Apple in the Enterprise: Strong Now, Stronger in the Future

Carl Weinschenk
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It wasn’t too long ago that Apple wasn’t much of a player in the enterprise sector. That has changed, of course, with incredible speed due to two interrelated transitions: the consumerization of business devices and increasing popularity of mobility.

The extent of Apple’s success in the enterprise is illustrated by research commissioned by JAMF Software and conducted by Dimensional Research. The firm found that nine out of 10 companies officially support Apple products and virtually all (98 percent) expect Apple’s presence in their business to grow by 25 percent during the next three years. The study’s results validate the conclusion that in a comparatively short period of time, Apple has enmeshed itself broadly and deeply in the fabric of the enterprise.

One of the key takeaways from the Dimensional work is that Apple’s presence will grow longer over time. The Next Digit outlines some of the enterprise-friendly features of iOS 8 and OS X Yosemite, which Apple released at The Apple Worldwide Developers Conference last week in San Francisco. The features are Wi-Fi Calling, device enrollment, openness to third-party enterprise apps, the use of security passcodes for apps, enhanced IT management tools, QuickType, the ability to use third-party keyboards and an enterprise-grade mail app.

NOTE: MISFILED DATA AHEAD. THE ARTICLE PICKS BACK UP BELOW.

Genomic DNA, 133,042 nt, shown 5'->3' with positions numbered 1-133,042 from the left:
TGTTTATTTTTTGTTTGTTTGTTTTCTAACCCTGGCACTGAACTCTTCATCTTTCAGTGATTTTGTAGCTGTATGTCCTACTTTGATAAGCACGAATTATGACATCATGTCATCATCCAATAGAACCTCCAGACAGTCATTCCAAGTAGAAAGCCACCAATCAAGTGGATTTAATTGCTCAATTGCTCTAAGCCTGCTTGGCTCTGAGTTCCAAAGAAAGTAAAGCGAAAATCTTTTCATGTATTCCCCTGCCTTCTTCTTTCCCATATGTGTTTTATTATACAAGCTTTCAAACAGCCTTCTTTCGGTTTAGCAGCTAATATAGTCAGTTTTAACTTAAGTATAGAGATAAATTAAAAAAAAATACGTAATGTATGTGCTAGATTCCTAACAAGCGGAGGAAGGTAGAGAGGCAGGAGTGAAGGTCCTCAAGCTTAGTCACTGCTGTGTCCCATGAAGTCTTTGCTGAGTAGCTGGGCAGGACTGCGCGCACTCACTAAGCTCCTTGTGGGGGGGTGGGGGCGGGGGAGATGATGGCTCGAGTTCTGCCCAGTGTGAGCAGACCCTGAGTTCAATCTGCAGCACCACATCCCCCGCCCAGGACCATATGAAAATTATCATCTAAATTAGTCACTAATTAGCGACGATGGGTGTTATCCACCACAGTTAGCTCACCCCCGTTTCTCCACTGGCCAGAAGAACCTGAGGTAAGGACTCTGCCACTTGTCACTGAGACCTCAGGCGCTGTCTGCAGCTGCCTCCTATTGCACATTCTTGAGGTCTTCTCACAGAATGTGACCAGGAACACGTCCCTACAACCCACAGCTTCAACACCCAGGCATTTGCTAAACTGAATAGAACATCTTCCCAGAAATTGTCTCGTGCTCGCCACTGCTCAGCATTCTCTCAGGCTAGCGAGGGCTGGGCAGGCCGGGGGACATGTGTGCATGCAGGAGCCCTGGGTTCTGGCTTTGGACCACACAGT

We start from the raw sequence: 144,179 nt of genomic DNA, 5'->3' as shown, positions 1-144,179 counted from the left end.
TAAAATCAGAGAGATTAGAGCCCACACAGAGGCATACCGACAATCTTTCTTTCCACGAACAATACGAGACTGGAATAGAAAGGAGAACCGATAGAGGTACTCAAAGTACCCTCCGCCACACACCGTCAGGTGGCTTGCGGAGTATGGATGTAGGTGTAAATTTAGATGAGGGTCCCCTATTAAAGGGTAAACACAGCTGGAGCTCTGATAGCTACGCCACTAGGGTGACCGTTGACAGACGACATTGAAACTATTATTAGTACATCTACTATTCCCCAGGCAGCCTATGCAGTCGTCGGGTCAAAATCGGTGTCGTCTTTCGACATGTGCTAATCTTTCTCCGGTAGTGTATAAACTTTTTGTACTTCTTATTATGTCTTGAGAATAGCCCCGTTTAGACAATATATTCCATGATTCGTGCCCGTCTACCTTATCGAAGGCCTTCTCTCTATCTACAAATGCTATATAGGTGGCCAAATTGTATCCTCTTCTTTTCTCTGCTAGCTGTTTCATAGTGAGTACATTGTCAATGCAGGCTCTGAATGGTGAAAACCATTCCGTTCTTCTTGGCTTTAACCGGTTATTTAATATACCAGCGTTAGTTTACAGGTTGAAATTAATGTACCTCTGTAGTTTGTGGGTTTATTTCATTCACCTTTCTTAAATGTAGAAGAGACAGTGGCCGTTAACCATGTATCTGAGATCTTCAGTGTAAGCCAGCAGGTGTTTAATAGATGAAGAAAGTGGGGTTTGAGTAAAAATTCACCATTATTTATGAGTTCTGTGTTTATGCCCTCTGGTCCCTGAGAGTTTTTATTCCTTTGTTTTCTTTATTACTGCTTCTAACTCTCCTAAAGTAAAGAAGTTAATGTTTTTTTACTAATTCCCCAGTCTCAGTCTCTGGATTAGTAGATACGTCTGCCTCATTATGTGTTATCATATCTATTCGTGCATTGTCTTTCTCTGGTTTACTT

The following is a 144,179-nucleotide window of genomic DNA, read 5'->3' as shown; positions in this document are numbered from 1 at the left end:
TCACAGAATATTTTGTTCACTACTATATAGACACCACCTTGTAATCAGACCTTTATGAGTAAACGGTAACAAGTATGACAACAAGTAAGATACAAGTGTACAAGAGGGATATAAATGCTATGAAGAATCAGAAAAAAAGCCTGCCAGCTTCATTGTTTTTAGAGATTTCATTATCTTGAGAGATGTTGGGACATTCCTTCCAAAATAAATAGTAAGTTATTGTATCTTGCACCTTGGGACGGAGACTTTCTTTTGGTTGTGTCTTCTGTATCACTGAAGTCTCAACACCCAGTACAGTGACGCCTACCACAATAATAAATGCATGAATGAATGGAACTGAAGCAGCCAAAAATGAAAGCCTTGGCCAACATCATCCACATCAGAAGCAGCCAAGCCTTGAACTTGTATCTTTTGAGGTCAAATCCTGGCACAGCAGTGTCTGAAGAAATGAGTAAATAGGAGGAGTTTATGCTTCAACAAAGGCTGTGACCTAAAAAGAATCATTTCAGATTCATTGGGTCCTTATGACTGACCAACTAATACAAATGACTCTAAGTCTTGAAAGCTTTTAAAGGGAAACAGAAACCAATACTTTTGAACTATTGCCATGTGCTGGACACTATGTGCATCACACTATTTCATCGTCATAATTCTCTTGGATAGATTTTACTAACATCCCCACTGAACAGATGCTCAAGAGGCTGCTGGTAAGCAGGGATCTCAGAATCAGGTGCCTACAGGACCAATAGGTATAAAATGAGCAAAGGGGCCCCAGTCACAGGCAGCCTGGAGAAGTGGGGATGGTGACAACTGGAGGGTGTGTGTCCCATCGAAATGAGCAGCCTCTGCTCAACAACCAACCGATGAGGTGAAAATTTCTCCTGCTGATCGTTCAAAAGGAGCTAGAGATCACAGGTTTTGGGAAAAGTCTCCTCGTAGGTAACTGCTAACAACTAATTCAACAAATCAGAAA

The ascendency of Apple in the enterprise isn’t going unchallenged, of course. One of the latest moves was by Google. Last month, the company bought Divide, a cloud-based mobile device management company. FierceMobileIT suggests that the Google acquisition “is seen as a move by the search giant to translate Android's popularity in the consumer market into uptake in the enterprise market, particularly for BYOD environments.”

Android relies on device manufacturers to employ their own approaches to security. That uncertainty isn’t consistent to the way in which enterprises work. Divide is an attempt to move to a broader and more standardized approach. Writes Fred Donovan:

Android reputation for being a fragmented and insecure operating system has definitely hurt its penetration of the enterprise market. As part of Google, Divide will give Android a more secure and manageable face for CIOs and IT departments considering or implementing BYOD programs.

The enterprise in general and enterprise mobility in particular will continue to be a vibrant playing field. Security is perhaps the key turf in the battle. James Seibel at App Developer Magazine compares the approach to mobile device management (MDM) taken by iOS and Android. The differences are stark. Though the Divide deal is not mentioned, Seibel’s piece can be seen as illustrating why Google thought the move was prudent.

The enterprise is looking great for Apple: BlackBerry is struggling to survive and Microsoft, which of course is well established in the back-end infrastructure sub-category, is still a marginal mobile player. Apple’s biggest mobile competitor is Android, which is struggling to make its products secure enough to pass muster with CIOs and CTOs.

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